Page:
The good bacteria, the one that is alive and thriving inside of you, is essential for fermentation inside your body. A couple of things its responsible for:
-Prevent yeast overgrowth
-Boosting immune system
-Regulating inflammation, hormones and mood.
When digestion goes wrong
We all have been there - the occasional awkward fart in front of someone we just met, those are not bad. It becomes a problem when we fart all the time or whenever we feel that we have impaired breathing patterns. For some, it might be spinach, for others it might be that they are constantly stressed or they tasted a specific food. These might be a couple of problems some of us might be experiencing every one in a while, which isn't bad - But if it is repetitive, you got a problem.
-Food allergies (they have to do with your immune system and are life-threatening)
-Food intolerances (this one about lacking enzymes to digest particular foods)
-Smelly farts and messy bowel movements
How to work around it
You don’t have to be a professional. You may want to work with a gastroenterologist if you don't respond to basic nutrition and lifestyle changes. Here are couple of things you may want to try:
1)Gather as much information as possible
When and how does it happen?
What are the specific symptoms?
2) Use a journal to monitor and track data. Look for patterns.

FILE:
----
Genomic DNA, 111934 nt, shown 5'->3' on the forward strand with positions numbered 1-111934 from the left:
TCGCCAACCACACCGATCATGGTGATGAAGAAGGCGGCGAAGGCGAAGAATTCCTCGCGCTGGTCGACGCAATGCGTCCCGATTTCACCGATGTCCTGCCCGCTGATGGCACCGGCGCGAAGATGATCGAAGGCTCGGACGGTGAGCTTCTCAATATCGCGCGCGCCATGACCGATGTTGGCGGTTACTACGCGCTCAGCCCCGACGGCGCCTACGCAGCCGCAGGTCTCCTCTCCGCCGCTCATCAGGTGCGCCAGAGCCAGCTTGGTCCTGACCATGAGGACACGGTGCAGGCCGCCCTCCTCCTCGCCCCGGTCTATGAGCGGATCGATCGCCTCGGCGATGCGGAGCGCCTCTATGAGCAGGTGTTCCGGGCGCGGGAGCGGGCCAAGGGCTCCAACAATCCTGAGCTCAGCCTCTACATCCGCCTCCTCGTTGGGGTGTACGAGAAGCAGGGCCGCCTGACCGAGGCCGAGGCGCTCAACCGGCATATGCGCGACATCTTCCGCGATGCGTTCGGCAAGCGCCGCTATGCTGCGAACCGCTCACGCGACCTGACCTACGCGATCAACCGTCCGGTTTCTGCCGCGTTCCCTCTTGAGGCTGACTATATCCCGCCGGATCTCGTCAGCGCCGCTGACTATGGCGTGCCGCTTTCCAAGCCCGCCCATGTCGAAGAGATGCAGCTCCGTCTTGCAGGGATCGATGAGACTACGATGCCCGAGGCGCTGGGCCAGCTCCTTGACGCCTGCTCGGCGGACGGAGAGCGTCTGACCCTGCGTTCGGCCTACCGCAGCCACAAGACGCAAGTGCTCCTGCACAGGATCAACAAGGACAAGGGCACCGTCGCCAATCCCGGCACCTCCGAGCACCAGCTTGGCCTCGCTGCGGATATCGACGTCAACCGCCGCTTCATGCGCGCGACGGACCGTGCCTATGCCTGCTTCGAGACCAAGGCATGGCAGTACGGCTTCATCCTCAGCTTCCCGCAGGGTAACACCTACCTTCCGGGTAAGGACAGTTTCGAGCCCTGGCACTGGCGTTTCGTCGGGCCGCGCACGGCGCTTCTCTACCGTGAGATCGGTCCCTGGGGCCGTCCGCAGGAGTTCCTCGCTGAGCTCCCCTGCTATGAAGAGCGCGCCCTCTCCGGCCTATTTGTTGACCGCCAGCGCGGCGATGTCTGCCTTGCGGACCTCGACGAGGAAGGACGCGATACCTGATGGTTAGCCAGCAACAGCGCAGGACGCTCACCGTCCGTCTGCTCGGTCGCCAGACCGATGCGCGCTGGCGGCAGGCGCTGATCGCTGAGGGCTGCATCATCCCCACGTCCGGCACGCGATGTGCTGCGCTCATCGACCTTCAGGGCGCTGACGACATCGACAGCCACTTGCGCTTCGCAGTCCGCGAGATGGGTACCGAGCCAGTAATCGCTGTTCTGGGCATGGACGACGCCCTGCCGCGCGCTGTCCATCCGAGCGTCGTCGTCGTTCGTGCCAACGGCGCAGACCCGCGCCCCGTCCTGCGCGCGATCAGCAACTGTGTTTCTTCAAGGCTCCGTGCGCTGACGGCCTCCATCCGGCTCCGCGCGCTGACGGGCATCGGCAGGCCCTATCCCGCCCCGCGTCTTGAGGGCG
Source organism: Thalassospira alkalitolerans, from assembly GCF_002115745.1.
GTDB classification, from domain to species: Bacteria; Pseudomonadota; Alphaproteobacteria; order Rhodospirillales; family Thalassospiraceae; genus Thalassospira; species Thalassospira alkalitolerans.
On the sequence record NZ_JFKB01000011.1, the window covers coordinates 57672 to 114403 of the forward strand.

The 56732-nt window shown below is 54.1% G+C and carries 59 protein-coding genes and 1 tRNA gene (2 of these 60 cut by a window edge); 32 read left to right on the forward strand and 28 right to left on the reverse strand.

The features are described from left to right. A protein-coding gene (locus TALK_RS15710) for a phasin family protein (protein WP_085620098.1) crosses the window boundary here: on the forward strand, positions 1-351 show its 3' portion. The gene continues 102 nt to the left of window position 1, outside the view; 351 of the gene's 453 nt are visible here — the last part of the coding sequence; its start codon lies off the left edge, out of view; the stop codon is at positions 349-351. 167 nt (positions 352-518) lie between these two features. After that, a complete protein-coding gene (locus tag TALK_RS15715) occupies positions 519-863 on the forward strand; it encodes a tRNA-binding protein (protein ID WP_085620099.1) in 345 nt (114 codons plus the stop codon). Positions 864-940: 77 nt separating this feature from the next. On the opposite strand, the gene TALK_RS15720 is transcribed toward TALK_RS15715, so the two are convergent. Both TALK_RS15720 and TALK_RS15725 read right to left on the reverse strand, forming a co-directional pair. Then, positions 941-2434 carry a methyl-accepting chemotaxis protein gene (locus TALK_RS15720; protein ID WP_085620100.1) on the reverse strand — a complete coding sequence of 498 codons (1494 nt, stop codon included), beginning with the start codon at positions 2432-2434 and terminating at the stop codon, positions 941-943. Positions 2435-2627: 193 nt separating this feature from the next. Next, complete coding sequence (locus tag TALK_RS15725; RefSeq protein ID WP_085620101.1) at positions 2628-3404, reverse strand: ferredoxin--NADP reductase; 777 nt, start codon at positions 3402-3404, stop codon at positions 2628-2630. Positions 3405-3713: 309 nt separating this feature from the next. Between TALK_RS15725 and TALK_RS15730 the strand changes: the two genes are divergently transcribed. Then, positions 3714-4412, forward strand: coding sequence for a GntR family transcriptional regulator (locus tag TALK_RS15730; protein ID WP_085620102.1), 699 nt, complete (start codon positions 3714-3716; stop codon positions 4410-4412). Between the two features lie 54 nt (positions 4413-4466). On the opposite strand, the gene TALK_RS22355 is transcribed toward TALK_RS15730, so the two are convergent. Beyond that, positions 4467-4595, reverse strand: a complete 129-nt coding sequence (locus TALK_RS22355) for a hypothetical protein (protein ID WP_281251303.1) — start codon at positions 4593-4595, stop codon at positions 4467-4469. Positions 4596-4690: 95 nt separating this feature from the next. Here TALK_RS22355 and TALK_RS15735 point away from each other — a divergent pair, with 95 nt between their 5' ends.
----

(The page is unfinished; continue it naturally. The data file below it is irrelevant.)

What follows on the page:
What foods are the ones causing symptoms?
How fast are you eating them?
Are you eating in a SNS state?
What happens when you avoid them?
3) Eat slowly and mindfully.
Chew. Chew. Chew.
4) Eat Whole Foods.
Avoid low fiber/high sugar/ high fat unprocessed foods.
5) Replenish deficiencies
Specifically fluid and electrolytes after vomiting or diarrhea.
Help your good bacteria do its job, specially after a period of sickness.
Add foods that contain healthy probiotics like yogurt, apple cider vinegar, kefir, kimchi etc.
The digestion process might be overwhelming as there are a lot of moving parts.The good news is that most of it is based on lifestyle, and you are absolutely in control of your lifestyle.
Hope all this info helps.
If you think someone’s digestion might be troubleshooting, send them here.
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The material on this blog is for informational purposes only. As each individual situation is unique, you should use proper discretion, in consultation with a health care practitioner, before undertaking the protocols, diet, exercises, techniques, training methods, or otherwise described herein. The author and publisher expressly disclaim responsibility for any adverse effects that may result from the use or application of the information contained herein.